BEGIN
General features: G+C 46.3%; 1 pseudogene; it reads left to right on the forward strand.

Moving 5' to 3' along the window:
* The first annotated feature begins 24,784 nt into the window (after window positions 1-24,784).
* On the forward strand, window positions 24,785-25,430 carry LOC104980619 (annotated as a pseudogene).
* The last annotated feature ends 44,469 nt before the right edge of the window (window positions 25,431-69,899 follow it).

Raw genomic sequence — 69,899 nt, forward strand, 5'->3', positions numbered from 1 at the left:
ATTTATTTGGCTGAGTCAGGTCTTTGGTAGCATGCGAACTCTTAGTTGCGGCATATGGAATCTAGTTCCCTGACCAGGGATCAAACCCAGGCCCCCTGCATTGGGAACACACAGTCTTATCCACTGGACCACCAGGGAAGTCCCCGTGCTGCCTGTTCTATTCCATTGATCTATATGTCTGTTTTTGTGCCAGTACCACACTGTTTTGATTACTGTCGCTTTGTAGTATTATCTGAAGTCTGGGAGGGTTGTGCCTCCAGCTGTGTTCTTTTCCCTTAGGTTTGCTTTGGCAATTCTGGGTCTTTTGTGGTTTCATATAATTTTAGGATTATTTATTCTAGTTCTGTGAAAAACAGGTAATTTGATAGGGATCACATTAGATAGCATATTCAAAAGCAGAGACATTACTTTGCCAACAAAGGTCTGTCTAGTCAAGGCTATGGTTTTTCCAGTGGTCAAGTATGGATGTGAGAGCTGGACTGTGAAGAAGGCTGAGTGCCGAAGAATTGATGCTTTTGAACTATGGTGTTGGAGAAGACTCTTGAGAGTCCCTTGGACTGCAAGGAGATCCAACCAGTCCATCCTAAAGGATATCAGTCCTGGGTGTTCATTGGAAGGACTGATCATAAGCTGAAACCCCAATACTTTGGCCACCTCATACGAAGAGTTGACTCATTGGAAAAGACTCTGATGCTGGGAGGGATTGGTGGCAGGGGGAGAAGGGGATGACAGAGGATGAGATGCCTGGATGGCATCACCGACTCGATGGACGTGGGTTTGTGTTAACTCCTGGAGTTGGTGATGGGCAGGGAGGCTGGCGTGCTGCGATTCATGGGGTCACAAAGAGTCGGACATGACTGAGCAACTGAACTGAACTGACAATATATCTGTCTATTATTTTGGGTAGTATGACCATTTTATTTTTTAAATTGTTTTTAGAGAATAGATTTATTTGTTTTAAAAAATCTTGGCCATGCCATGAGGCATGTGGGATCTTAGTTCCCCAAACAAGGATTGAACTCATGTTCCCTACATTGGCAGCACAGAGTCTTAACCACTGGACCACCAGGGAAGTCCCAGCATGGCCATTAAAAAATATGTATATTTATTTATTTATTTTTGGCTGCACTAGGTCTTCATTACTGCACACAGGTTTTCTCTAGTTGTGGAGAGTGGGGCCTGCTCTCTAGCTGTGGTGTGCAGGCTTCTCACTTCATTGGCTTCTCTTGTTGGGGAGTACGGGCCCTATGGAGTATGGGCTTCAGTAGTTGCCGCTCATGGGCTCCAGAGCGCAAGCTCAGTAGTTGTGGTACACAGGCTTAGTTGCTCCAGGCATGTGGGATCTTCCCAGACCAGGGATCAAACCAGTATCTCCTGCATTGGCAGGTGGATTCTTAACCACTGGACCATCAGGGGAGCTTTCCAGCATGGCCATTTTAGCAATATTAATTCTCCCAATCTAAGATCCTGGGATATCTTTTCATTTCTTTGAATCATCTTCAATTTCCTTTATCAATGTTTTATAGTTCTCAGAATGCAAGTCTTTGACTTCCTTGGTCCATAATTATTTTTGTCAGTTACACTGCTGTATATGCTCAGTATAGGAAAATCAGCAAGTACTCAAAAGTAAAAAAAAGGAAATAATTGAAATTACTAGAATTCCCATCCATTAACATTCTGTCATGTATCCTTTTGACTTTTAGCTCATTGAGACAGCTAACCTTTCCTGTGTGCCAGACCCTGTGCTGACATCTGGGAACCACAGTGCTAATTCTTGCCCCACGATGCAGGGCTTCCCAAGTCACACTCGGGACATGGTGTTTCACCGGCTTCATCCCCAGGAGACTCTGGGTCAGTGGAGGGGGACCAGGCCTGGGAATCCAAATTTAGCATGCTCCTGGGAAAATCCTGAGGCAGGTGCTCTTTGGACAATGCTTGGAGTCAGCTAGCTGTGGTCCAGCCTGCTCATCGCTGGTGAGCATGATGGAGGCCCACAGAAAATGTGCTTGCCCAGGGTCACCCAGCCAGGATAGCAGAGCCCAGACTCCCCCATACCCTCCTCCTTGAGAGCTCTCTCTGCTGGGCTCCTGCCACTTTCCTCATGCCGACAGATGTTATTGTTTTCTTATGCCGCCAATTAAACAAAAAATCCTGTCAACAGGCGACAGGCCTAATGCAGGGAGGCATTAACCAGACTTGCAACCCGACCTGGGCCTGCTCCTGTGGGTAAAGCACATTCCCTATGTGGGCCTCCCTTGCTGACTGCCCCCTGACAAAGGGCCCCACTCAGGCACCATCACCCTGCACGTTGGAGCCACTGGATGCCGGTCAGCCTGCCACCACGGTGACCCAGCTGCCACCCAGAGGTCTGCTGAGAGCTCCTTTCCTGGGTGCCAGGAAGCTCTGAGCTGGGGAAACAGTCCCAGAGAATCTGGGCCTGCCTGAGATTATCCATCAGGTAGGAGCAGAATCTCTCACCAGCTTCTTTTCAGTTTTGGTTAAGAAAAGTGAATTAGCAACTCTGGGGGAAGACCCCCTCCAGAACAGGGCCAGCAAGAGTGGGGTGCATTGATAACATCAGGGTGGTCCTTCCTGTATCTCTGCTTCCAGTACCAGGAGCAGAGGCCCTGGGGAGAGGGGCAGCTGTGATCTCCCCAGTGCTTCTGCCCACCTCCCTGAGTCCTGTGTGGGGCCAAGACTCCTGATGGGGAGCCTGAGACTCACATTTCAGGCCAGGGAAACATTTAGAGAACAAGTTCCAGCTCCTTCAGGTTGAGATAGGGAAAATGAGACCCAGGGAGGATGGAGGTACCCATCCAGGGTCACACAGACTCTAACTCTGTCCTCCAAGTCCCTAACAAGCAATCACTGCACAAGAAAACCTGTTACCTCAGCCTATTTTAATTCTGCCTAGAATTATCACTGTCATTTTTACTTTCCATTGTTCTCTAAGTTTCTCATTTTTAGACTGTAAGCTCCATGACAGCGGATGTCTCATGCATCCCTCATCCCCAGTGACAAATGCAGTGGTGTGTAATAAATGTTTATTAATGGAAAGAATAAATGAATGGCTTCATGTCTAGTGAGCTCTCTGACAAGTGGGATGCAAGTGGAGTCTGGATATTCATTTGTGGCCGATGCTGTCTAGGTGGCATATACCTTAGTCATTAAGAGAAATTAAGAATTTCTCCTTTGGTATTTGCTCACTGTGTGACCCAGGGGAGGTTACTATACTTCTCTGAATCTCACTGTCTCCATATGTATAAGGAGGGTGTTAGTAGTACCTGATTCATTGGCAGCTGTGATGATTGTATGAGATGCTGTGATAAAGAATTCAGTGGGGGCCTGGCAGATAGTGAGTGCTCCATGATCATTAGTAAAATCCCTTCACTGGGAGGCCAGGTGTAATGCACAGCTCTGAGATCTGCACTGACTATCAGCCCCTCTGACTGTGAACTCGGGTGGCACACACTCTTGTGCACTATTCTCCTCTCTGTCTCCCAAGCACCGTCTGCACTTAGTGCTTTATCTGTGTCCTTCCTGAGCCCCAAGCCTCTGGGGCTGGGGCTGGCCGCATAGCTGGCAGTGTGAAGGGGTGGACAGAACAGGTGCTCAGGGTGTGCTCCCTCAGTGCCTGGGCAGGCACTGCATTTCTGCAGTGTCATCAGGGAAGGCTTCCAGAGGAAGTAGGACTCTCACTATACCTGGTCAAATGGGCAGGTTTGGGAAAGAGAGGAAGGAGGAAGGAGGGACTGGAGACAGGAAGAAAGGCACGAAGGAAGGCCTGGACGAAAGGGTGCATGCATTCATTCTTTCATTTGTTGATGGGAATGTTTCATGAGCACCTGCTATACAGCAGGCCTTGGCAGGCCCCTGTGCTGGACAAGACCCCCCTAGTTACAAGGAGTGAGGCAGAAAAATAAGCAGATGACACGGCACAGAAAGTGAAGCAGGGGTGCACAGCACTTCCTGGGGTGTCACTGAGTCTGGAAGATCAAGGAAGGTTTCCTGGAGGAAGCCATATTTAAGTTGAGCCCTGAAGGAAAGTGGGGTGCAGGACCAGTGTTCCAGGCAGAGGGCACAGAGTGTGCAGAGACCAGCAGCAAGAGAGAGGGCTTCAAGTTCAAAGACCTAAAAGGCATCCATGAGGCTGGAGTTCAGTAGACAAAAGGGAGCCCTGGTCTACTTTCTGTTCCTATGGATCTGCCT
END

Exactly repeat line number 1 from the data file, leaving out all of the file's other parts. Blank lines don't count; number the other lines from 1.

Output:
General features: G+C 46.3%; 1 pseudogene; it reads left to right on the forward strand.